I’m not defending the boy but rather I’m questioning the teacher’s action. The parent is justified when she queried as to why wasn’t she informed prior to the haircut. The issue has become to one which is even more serious. That teacher had decided to take matters into her own hands. Some of us may argue that the child is spoilt or that it is a petty thing. Well , you may be right, although you may be missing the point.

    In the 70s and 80s, corporal punishment in the school was a norm. No parent will bat an eyelid if their child was caned or hit with a metre long wooden ruler -yes, the yellow one. Either that or no one dared to speak up because everyone else seemed ok with it. As a result, we, children of that generation suffered the wrath of our educators and we have the bruises to show for it. So is this what we call ideal and acceptable?

    We should evolve as a society and learn from mistakes we did from the past. It is wise to step into the shoes of the educators and see things from their point of view but it doesn’t necessarily make their sentiments absolutely right.

    • No, I didn’t miss that the teacher’s action wasn’t justified. We just think it’s ridiculous to make a police report because “teacher cut my baby’s hair. It cost $60 you know!” There’re other avenues to try to punish the teacher without showing the world your little boy is a baby – that a parent doesn’t see that her son and her behavior is embarrassing is just more worrying to me than an errant teacher.

  8. I am a teacher. In my 15 years of teaching, the students who progressed well and overcome their personal difficulties are often the ones whose parents worked closely with the school teachers. Seriously, it is better to have teachers who bother to take action to correct your kids then to have indifferent teachers who could not care less about what is happening to her students.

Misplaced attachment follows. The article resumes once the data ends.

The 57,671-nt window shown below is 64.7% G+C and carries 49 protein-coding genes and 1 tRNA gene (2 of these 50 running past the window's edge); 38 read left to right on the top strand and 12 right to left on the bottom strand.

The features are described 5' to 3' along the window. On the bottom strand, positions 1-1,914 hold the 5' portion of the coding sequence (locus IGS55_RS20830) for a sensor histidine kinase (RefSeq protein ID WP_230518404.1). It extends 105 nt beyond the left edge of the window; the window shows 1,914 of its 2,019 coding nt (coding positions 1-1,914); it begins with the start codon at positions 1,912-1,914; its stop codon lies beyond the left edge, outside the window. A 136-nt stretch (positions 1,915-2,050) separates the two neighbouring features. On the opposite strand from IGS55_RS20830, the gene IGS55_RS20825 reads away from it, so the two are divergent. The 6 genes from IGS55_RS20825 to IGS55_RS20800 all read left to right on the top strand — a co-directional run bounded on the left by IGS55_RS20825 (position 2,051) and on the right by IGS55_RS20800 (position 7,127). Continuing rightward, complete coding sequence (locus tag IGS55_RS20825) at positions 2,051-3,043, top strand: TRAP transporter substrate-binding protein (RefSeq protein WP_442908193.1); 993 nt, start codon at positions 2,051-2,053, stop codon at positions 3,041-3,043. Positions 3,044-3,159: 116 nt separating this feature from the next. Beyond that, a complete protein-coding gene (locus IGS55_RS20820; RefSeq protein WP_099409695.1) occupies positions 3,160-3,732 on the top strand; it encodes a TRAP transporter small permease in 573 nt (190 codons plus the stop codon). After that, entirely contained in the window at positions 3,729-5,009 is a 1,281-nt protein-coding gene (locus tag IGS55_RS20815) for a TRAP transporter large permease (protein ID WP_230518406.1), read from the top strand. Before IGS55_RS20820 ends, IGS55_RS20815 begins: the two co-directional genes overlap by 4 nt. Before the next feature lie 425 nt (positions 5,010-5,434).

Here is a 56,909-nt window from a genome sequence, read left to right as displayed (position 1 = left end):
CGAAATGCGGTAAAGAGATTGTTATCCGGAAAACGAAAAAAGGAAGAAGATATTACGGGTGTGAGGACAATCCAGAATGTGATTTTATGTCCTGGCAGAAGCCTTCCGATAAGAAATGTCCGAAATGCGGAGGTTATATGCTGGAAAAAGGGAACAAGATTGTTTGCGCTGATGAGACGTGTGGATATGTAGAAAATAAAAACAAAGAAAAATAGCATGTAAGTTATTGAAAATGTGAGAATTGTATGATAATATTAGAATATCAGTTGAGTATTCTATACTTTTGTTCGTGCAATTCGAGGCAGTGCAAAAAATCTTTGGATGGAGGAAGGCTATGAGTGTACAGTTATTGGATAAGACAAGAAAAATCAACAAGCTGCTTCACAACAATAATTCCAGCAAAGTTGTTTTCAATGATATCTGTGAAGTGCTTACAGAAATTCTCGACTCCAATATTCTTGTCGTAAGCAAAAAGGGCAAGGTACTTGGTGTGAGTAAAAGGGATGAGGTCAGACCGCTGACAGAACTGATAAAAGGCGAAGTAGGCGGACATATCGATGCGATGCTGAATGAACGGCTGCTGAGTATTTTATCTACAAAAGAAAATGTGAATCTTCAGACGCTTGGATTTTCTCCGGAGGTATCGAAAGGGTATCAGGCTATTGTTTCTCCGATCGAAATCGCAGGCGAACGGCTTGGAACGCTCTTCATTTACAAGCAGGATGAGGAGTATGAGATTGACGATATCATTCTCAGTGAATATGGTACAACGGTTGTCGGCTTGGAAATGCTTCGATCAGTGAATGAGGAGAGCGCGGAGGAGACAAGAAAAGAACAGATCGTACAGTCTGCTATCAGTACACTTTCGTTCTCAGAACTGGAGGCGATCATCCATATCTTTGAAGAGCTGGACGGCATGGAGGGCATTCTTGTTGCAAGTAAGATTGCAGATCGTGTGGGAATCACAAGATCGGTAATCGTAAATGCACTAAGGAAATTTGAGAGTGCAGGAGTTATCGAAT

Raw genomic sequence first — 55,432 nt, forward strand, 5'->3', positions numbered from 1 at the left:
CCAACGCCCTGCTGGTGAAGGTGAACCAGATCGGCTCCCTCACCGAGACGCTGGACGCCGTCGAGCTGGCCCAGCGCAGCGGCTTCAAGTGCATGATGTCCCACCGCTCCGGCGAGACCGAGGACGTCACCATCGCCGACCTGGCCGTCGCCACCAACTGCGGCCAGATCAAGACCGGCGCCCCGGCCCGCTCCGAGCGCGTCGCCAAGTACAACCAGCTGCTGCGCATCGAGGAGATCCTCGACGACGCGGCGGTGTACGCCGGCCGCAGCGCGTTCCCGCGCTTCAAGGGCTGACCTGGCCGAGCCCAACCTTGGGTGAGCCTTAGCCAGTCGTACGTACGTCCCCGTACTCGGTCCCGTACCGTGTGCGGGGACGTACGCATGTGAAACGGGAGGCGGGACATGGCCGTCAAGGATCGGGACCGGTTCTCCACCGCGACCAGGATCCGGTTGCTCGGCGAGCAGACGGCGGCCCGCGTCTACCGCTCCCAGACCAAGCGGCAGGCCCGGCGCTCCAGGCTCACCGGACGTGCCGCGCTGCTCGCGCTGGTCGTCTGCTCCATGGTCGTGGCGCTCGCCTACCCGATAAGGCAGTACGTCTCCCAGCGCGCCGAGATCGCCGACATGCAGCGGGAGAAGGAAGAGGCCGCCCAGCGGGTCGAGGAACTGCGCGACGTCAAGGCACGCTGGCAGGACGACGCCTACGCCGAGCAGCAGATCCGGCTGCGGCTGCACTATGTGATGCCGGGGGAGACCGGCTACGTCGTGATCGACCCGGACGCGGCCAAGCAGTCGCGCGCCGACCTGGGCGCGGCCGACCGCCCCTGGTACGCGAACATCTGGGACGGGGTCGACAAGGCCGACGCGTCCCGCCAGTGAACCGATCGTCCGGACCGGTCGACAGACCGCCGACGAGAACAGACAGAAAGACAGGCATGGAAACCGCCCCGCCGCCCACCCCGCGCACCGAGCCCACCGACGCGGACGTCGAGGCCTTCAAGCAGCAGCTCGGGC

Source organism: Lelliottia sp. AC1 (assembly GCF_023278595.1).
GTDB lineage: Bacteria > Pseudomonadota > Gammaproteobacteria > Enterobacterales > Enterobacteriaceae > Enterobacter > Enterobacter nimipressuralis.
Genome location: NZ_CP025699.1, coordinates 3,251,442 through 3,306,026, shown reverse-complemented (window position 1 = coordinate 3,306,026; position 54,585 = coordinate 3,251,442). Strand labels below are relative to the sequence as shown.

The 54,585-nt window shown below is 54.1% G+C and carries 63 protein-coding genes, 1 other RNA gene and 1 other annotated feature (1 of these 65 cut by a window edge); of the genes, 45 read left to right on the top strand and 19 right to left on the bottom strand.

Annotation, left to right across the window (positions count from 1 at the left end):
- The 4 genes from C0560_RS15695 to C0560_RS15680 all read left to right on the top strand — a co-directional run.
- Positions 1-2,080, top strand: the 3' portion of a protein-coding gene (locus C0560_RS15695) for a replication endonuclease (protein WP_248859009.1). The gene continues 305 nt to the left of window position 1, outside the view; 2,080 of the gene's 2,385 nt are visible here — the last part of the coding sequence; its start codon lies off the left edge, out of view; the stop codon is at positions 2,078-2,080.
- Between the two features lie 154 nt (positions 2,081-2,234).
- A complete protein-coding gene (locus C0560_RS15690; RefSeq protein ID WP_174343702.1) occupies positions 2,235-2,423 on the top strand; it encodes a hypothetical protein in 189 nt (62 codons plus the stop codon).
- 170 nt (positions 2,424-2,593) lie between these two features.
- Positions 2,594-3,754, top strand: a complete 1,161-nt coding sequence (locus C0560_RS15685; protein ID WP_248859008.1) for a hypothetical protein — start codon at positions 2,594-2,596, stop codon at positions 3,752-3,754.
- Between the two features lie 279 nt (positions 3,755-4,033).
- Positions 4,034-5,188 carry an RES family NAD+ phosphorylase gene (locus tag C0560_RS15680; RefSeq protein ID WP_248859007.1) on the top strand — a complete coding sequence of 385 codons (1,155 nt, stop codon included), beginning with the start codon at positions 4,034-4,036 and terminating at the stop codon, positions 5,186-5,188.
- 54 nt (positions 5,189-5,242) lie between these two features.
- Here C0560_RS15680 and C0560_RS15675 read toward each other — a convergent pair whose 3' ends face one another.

Most students tell their parent a different version of what has happened in school. It is often due to fear of punishment so they will push all the blame to the teacher, never mind if the story is distorted.

    • Im a student and I think this is ridiculous thats obviously not a $60 haircut but I think fault is from both sides. Everytime in school there are always spoilt brats almost everwhere, especially in primary school, a normal teacher won’t cut a boys hair without giving warnings and just by looking at him i can tell hes no good. A teacher should seek consent or tell the parent if she/he were to cut the boys hair and a mother shouldnt get so worked up about it. The teacher should know the boy is spoilt and about his self esteem if the teacher cut his hair right beforr the exam she/he probably didnt like him. And my hair was longer when I took PSLE a year ago. If something terrible happened to ruin my self esteem

      right before PSLE I will surely do badly especially for oral. A teacher should only be pushed to this on last resort and a student should resoect the rules

  9. I believe Ms Belinda Cheng overdid her role as a teacher. Then what have the discipline master/mistress to do? What about the Allied Educators(Counselling)?

    We definitely need to inculcate the right values in our children but we cannot let the teachers overdo their actions neither. We therefore need to strengthen the right values in our teachers and worked along with the others so that – “Together, we can make a difference.”

  10. Please trust Teacher and allow them to “Bring-Up” the child. The child will realise later.
    It takes a big heart to shape litte mind- lets not get emotional